Future of Britain’s fuchsias is not so rosy: Pest from South America is now widespread in southern England and is being blown as far north as Yorkshire
- Fuchsia gall mite, which disfigures blooms, is widespread in South of England
- It is now also being blown around the country by winds as far north as York
- RHS is so concerned it has banned specialist fuchsia nurseries from exhibiting
With their profusion of colour they bring a tropical touch to our borders, but a pest from their native South America is threatening Britain’s fuchsias.
The fuchsia gall mite, which disfigures the distinctive red and pink blooms, is now widespread in the South of England and, amid climate change, is being blown around the country by winds as far north as York.
The Royal Horticultural Society is so concerned by the pest’s progress that it has banned specialist fuchsia nurseries from exhibiting at events in its gardens, such as Wisley near Woking in Surrey.
Fuchsia gall was first spotted here in a garden in Fareham, Hampshire, in 2007. Its arrival has been attributed to an enthusiast illegally importing cuttings. The microscopic mite cannot be controlled by pesticides and is now in the society’s top ten pests reported by gardeners.
With their profusion of colour they bring a tropical touch to our borders, but a pest from their native South America is threatening Britain’s fuchsias (file photo)
Reports of the mite have soared fivefold since 2014 and last year included sightings in Huddersfield. June is the start of the peak summer season for the 0.25mm-long, sap-sucking mite, which causes leaves and shoot tips to swell and distort.
Guy Barter, chief horticulturist at the RHS, said: ‘Ever more people are encountering the gall mite. Clearly, it is spreading and this harmless and very enjoyable plant is under threat from this wretched gall mite.’ There are more than 2,000 species of fuchsia in the UK and at least 12,000 worldwide.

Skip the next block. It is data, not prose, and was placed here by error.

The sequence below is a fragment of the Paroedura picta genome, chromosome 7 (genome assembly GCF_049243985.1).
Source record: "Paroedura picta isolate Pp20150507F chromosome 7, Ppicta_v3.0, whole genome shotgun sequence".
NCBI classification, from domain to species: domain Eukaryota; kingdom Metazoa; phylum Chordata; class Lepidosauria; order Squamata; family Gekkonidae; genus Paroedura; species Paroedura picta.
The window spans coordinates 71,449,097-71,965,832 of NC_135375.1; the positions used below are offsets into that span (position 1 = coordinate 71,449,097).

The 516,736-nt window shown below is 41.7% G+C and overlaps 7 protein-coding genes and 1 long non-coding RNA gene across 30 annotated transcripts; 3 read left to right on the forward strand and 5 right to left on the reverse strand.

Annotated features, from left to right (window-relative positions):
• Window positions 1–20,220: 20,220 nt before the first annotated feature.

John Nicholass, secretary of the British Fuchsia Society which has 1,000 members, has more than 200 varieties in his collection.
He said: ‘The main natural mode of movement of the mites is when the adults are ready to breed or laying eggs. ‘They climb up to the top of the plant and they get carried off by the wind… The prevailing winds in this country are from the south and south west, so it is naturally tending to blow up the country all the time.’
The fuchsia gall mite, which disfigures the distinctive red and pink blooms, is now widespread in the South of England and, amid climate change, is being blown around the country by winds as far north as York (file photo)
He added: ‘Fuchsias are so popular as hardy plants to grow in the garden that a lot of people are unaware of the gall mite and do not recognise it.
And if you leave it without cutting out an affected area, it will infest the whole plant and it becomes a breeding centre for mites to grow in neighbouring gardens.’
It is hoped that the pests, which overwinter between the scales of buds, cannot survive temperatures as low as 5C (41F) but this is not yet proven. Cold winters in the North may kill them on hardy garden fuchsias but climate change is causing milder temperatures.
The plants arrived in Britain in the 18th century and selective breeding has led to thousands of stunning variants in red, pink, purple and white.
Once confirmed as fuchsia gall mite, gardeners should remove the infested material, which should be burnt.